Our analysis of both identified scholarship and of individual projects identified emphasis on the value of personal testimony and lived experience as sources. Personal records and histories have traditionally been marginalised in archival theory, where, as Douglas argues, “ideas about what records and archives are and how they should be treated have tended to develop based on consideration of and experience with records created by public bodies” (Douglas and Mills 2018, p 257). The central role of personal narratives within digital activist archives warrants further exploration. Why are personal testimonies used regularly within digital recordkeeping work in this field, and what is the relationship between the personal and the collective in the construction of cultural memory of conflict through archival work? How do these materials interrelate with traditional archival concepts, including evidential value? Who affords value to personal testimonies in projects, and do any particular types of personal testimony dominate across these collections?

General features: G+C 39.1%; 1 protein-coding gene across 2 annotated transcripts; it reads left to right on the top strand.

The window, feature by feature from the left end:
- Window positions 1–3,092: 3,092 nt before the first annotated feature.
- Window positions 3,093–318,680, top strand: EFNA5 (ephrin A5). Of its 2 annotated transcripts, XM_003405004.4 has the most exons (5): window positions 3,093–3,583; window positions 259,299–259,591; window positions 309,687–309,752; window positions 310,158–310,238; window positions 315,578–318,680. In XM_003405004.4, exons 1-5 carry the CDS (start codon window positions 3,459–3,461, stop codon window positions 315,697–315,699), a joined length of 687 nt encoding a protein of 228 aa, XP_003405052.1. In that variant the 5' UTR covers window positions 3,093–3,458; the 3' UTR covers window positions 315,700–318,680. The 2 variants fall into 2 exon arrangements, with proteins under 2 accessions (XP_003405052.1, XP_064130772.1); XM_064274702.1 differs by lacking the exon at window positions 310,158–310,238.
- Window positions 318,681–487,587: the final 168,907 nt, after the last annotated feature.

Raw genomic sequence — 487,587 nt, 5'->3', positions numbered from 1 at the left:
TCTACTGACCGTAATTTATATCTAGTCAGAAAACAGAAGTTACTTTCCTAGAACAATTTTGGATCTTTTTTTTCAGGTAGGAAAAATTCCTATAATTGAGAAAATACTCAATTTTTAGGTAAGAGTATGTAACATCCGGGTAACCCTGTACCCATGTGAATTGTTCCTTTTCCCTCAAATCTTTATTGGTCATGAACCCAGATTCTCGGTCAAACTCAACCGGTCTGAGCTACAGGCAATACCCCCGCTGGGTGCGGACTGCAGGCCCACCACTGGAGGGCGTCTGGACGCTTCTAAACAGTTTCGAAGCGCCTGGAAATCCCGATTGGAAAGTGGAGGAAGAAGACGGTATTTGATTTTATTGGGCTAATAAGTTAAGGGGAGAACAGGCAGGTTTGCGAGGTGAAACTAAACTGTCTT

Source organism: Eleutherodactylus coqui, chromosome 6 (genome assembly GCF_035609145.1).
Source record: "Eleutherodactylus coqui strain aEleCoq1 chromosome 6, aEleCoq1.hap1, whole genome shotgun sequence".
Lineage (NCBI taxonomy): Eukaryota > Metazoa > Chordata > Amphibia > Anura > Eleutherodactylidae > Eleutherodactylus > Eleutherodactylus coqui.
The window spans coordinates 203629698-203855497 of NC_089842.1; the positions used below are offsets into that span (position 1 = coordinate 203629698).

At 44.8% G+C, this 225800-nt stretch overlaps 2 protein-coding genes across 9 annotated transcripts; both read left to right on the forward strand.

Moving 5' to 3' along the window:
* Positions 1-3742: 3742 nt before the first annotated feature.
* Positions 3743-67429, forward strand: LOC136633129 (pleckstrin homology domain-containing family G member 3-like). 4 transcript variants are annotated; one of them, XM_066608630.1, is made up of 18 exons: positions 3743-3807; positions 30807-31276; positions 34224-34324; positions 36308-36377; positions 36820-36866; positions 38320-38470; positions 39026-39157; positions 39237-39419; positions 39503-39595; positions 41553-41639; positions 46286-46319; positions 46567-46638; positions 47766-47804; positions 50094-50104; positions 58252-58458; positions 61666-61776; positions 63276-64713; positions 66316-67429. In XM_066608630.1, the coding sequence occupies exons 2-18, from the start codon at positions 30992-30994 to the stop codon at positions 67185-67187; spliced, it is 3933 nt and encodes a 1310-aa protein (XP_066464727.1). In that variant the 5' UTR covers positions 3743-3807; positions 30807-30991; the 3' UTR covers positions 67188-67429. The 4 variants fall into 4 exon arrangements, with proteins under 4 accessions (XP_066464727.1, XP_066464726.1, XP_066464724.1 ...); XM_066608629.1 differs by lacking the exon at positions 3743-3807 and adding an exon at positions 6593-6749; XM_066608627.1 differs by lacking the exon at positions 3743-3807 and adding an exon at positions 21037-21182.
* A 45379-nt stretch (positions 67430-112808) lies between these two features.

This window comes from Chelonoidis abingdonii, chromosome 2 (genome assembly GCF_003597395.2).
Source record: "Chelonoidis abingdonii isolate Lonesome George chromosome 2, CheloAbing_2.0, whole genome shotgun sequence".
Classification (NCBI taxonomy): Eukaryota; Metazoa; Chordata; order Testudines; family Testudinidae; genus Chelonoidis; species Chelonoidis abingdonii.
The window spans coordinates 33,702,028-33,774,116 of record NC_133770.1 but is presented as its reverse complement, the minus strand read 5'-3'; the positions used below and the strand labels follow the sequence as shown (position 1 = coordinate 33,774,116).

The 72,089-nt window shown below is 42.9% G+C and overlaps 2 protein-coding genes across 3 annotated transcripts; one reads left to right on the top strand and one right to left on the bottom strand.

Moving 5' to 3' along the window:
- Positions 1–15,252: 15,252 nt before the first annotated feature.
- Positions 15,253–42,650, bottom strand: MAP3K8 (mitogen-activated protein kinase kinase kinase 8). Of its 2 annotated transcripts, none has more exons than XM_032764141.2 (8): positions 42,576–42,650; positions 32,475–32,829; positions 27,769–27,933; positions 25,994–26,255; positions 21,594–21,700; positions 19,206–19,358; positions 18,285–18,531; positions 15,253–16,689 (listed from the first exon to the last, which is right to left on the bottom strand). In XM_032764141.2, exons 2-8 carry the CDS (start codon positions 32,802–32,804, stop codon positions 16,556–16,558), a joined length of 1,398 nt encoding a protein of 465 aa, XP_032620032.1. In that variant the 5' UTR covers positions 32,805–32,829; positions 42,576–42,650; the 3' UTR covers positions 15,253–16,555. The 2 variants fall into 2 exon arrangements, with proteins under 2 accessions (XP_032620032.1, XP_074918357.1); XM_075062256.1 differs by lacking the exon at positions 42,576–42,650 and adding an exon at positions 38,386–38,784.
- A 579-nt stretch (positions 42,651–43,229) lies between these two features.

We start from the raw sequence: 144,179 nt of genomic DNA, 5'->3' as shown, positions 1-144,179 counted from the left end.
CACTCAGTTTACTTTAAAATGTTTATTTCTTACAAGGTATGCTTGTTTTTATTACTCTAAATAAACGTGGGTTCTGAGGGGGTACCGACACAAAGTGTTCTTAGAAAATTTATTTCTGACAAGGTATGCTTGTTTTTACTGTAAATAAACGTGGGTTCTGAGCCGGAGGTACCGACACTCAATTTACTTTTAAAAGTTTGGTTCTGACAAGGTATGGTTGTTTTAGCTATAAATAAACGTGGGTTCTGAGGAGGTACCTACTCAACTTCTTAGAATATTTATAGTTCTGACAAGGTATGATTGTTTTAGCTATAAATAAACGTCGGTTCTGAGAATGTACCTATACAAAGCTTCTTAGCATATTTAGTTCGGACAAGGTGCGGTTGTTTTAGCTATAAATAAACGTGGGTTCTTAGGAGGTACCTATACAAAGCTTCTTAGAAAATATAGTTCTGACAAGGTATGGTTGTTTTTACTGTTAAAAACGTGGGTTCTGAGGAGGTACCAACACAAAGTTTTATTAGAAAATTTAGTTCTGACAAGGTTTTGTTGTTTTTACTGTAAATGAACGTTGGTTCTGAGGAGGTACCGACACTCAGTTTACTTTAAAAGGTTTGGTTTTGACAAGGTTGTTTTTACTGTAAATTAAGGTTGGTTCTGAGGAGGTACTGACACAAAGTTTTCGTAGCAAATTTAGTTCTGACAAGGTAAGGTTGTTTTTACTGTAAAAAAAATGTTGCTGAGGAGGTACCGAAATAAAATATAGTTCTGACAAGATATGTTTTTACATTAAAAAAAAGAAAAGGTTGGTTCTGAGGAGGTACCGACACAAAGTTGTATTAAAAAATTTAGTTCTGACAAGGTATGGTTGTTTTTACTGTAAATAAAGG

Strategic ephemerality, precarity and privacy